Drawing Machines, week 2

Another catch-up post. Week 2’s assignment for Drawing Machines was as follows:

  1. Make 5 quick studies that explore gesture
  2. Create a digital piece that explores gesture
  3. Describe an abstract process that explores gesture

1. Gesture studies

More kitten portraits, of course.

Gesture drawing: Interrobang washing
Interrobang washing a difficult spot.

Gesture drawing: Ampersand hunching
Ampersand hunching, watching his brother do something more interesting but harder to draw.

Gesture drawing: Ampersand as Rhinoceros
Ampersand as a rhinoceros.

As I explained on Flickr,

Kittens are natural subjects for gesture drawings, as they tend not to hold a pose for more than a few seconds, except when they’re sleeping.

Today, Interrobang was fidgeting around a lot, scratching (yes, they have fleas; we are working on it), while Ampersand was stalking about moodily. I made more drawings of Interrobang than of Ampersand, but most of them came out looking like hairballs, so you don’t see them here.

2. Digital exploration of gesture

I didn’t want to be limited by my shitty command of Processing, nor did I want to pull an all-nighter programming something stupid for a class I was hoping to drop, so I chose to make my “digital” sketches in an analog way, using sesame seeds—sense 3, according to Merriam-Webster, “of, relating to, or using calculation . . . by discrete units.” Here’s my favorite of those sketches; click the image to see the other three, with some blather about process, on Flickr.

Digital Sesame: poured and raked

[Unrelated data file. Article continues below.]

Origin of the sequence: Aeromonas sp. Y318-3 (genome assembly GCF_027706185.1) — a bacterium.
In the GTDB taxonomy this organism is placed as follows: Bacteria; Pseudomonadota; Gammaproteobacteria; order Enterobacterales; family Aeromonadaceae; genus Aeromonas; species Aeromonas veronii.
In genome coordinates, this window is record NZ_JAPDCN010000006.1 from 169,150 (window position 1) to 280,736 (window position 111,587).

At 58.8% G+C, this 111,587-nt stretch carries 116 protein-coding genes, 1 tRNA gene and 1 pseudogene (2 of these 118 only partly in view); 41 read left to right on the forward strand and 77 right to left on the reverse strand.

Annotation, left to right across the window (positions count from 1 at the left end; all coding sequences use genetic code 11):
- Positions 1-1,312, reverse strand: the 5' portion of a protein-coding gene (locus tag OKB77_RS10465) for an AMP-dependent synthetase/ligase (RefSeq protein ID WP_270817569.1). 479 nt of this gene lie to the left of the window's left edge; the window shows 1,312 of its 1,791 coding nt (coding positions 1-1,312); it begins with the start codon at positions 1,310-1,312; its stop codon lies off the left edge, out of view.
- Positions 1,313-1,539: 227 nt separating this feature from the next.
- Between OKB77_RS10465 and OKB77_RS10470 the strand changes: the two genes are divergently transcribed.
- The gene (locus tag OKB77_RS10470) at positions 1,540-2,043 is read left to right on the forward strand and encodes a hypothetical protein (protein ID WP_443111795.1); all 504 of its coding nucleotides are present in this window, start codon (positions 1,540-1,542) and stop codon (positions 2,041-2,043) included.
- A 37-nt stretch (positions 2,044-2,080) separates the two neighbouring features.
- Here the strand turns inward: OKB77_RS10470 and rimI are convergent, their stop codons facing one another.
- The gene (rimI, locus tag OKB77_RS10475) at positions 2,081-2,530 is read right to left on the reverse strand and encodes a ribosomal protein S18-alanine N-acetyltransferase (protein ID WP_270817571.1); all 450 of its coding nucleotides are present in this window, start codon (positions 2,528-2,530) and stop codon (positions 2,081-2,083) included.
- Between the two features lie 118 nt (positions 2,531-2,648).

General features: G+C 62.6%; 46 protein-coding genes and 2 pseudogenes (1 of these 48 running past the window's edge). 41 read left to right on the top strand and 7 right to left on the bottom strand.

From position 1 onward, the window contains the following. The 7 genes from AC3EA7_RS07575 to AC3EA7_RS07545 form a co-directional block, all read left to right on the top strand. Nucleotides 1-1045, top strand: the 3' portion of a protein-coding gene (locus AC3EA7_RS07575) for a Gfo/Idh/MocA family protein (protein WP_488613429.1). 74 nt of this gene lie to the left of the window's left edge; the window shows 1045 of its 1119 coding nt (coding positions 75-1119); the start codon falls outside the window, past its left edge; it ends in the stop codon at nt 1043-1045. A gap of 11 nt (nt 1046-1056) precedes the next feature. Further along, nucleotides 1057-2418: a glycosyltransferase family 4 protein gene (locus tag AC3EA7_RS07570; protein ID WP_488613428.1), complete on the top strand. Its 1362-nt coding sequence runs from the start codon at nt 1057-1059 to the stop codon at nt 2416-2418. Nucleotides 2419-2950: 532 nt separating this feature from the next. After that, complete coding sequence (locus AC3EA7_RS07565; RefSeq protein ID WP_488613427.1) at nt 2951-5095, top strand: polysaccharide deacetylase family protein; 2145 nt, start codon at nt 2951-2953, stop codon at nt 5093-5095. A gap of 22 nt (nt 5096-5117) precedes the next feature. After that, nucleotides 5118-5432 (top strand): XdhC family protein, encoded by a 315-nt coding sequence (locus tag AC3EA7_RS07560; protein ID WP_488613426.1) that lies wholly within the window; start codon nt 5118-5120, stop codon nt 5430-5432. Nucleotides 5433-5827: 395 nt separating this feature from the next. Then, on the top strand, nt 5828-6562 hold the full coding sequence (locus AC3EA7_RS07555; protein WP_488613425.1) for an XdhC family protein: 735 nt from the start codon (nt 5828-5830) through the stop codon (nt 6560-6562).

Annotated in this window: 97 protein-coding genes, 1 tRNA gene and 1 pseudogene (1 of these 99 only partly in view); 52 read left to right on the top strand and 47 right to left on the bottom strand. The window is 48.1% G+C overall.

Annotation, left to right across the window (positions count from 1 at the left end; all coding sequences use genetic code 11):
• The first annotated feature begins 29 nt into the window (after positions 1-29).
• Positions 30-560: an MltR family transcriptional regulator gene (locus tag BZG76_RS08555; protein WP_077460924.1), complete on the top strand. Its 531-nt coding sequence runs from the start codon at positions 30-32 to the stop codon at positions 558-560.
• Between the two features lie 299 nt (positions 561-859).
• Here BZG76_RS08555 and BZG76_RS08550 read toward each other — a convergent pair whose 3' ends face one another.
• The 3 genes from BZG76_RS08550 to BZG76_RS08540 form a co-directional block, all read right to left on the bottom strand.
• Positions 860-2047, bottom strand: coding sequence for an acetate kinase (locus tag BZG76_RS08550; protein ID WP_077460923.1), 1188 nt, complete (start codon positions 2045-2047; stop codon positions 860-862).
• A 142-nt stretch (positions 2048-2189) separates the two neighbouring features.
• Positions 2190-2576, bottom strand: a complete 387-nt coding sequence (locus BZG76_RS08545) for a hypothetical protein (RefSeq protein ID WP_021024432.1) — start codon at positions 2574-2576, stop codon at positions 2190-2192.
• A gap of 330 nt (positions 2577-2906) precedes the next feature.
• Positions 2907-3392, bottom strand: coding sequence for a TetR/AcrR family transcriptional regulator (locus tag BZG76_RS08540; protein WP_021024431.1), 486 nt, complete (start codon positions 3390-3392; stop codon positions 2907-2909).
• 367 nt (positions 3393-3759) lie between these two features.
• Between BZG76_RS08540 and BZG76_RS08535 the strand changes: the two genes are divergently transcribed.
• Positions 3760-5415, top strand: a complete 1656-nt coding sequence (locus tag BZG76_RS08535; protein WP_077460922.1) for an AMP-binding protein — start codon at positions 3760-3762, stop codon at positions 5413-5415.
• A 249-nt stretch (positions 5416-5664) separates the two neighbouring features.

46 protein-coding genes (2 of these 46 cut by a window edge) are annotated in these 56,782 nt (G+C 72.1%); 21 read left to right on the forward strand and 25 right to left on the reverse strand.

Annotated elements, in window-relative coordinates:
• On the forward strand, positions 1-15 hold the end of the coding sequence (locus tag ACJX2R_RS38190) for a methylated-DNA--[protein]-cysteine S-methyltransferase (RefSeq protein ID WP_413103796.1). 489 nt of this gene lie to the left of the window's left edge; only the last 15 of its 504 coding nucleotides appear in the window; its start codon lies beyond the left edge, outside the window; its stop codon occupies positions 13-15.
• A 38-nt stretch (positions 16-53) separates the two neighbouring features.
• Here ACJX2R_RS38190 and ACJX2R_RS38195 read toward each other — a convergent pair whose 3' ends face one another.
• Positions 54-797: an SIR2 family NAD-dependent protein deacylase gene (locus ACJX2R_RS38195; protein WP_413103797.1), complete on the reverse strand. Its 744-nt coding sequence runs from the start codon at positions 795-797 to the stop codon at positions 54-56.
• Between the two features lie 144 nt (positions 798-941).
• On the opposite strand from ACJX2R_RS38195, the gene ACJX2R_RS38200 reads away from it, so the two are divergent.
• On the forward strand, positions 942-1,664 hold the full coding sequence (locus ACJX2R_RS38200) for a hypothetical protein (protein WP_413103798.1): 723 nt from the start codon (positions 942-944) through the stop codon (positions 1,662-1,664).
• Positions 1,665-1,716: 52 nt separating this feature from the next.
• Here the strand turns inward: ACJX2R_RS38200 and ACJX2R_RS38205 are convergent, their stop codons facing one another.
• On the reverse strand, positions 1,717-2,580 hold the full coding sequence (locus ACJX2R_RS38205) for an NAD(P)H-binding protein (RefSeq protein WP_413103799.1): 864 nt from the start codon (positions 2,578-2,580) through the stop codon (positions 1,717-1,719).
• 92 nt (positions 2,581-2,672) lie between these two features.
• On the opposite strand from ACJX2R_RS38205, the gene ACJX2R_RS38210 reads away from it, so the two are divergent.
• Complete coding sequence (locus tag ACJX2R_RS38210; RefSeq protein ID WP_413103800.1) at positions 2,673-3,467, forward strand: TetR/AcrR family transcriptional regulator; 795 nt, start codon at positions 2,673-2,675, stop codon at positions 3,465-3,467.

3. Description of abstract process exploring gesture

Your requisite bullshit for the week:

Abstract gesture

There are many meditative flow moments for me in baking cakes, and one of them is beating things into a batter with a mixer. As you’re watching the beater or beaters draw in a liquid, the pattern forms and reforms continuously. You can’t see the beater, the drawing tool, because it’s moving too fast, but you can see the path it makes—sort of. As fast as your eyes report it to your brain, the shape of the substance has changed. One part of the surface might remain unchanged for a few seconds longer than another, but eventually the movement reaches it, too, and sucks it in.

It’s mesmerizing, which is why it’s so easy to overbeat something—turn whipped cream into butter, beat egg whites into stiff instead of soft peaks, work the flour so much that the gluten stretches out and the cake becomes chewy instead of crumby. And then when you stop the beater, lifting the tool from the batter ruins the line of the pattern, breaking the smooth swirl you’ve spent all this time drawing.

The readings for this week were mostly incomprehensible, and they literally put me to sleep more than once. Insomniacs, please consider a dose of Avis or Michael Newman.

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